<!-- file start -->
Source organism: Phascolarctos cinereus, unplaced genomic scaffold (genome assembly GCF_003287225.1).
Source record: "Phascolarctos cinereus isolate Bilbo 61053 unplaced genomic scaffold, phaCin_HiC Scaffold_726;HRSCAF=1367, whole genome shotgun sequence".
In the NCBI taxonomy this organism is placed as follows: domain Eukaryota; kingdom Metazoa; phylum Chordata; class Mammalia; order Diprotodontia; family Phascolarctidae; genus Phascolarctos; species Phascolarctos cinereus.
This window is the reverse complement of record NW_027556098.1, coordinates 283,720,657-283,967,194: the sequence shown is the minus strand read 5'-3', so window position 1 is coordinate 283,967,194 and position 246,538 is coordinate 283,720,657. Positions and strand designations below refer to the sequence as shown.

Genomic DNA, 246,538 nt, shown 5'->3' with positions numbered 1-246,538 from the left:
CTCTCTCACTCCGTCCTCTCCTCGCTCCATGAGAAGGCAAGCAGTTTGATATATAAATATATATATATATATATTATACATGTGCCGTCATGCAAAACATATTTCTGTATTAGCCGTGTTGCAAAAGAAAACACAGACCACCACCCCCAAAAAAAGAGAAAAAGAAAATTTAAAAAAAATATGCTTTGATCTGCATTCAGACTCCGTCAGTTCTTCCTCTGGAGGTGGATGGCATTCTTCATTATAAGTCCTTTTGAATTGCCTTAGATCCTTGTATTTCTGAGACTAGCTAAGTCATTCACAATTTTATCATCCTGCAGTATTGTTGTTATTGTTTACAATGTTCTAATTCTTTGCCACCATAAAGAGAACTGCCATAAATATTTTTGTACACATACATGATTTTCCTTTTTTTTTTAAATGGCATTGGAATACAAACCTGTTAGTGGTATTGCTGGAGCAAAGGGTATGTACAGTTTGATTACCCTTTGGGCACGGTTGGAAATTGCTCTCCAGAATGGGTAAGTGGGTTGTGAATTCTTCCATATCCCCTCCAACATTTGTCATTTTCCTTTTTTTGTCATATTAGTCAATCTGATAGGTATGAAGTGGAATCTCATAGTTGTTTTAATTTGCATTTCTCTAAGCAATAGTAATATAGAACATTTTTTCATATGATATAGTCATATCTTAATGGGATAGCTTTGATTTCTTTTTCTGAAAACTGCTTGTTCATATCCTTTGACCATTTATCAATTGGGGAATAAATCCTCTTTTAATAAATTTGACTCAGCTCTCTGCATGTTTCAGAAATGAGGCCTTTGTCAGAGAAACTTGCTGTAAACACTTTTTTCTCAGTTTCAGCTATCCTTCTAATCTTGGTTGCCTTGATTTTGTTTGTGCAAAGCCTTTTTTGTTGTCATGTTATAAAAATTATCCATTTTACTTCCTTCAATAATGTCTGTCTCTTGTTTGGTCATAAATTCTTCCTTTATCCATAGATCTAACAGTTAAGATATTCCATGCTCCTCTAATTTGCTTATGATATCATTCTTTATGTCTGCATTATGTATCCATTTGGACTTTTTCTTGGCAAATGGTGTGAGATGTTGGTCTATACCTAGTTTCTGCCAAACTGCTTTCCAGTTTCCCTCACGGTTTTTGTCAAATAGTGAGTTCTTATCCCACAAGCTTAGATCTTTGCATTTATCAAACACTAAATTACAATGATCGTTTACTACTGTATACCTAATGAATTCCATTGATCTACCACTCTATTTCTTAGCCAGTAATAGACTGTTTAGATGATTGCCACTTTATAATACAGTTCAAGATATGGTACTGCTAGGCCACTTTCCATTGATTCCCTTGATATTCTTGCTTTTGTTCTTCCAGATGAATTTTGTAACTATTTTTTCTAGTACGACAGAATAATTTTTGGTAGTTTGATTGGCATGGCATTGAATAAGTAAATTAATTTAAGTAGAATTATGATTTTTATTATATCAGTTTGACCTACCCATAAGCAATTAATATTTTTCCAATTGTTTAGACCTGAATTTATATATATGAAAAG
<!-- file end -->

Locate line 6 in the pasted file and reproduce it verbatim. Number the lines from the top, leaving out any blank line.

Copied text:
CTCTCTCACTCCGTCCTCTCCTCGCTCCATGAGAAGGCAAGCAGTTTGATATATAAATATATATATATATATATTATACATGTGCCGTCATGCAAAACATATTTCTGTATTAGCCGTGTTGCAAAAGAAAACACAGACCACCACCCCCAAAAAAAGAGAAAAAGAAAATTTAAAAAAAATATGCTTTGATCTGCATTCAGACTCCGTCAGTTCTTCCTCTGGAGGTGGATGGCATTCTTCATTATAAGTCCTTTTGAATTGCCTTAGATCCTTGTATTTCTGAGACTAGCTAAGTCATTCACAATTTTATCATCCTGCAGTATTGTTGTTATTGTTTACAATGTTCTAATTCTTTGCCACCATAAAGAGAACTGCCATAAATATTTTTGTACACATACATGATTTTCCTTTTTTTTTTAAATGGCATTGGAATACAAACCTGTTAGTGGTATTGCTGGAGCAAAGGGTATGTACAGTTTGATTACCCTTTGGGCACGGTTGGAAATTGCTCTCCAGAATGGGTAAGTGGGTTGTGAATTCTTCCATATCCCCTCCAACATTTGTCATTTTCCTTTTTTTGTCATATTAGTCAATCTGATAGGTATGAAGTGGAATCTCATAGTTGTTTTAATTTGCATTTCTCTAAGCAATAGTAATATAGAACATTTTTTCATATGATATAGTCATATCTTAATGGGATAGCTTTGATTTCTTTTTCTGAAAACTGCTTGTTCATATCCTTTGACCATTTATCAATTGGGGAATAAATCCTCTTTTAATAAATTTGACTCAGCTCTCTGCATGTTTCAGAAATGAGGCCTTTGTCAGAGAAACTTGCTGTAAACACTTTTTTCTCAGTTTCAGCTATCCTTCTAATCTTGGTTGCCTTGATTTTGTTTGTGCAAAGCCTTTTTTGTTGTCATGTTATAAAAATTATCCATTTTACTTCCTTCAATAATGTCTGTCTCTTGTTTGGTCATAAATTCTTCCTTTATCCATAGATCTAACAGTTAAGATATTCCATGCTCCTCTAATTTGCTTATGATATCATTCTTTATGTCTGCATTATGTATCCATTTGGACTTTTTCTTGGCAAATGGTGTGAGATGTTGGTCTATACCTAGTTTCTGCCAAACTGCTTTCCAGTTTCCCTCACGGTTTTTGTCAAATAGTGAGTTCTTATCCCACAAGCTTAGATCTTTGCATTTATCAAACACTAAATTACAATGATCGTTTACTACTGTATACCTAATGAATTCCATTGATCTACCACTCTATTTCTTAGCCAGTAATAGACTGTTTAGATGATTGCCACTTTATAATACAGTTCAAGATATGGTACTGCTAGGCCACTTTCCATTGATTCCCTTGATATTCTTGCTTTTGTTCTTCCAGATGAATTTTGTAACTATTTTTTCTAGTACGACAGAATAATTTTTGGTAGTTTGATTGGCATGGCATTGAATAAGTAAATTAATTTAAGTAGAATTATGATTTTTATTATATCAGTTTGACCTACCCATAAGCAATTAATATTTTTCCAATTGTTTAGACCTGAATTTATATATATGAAAAG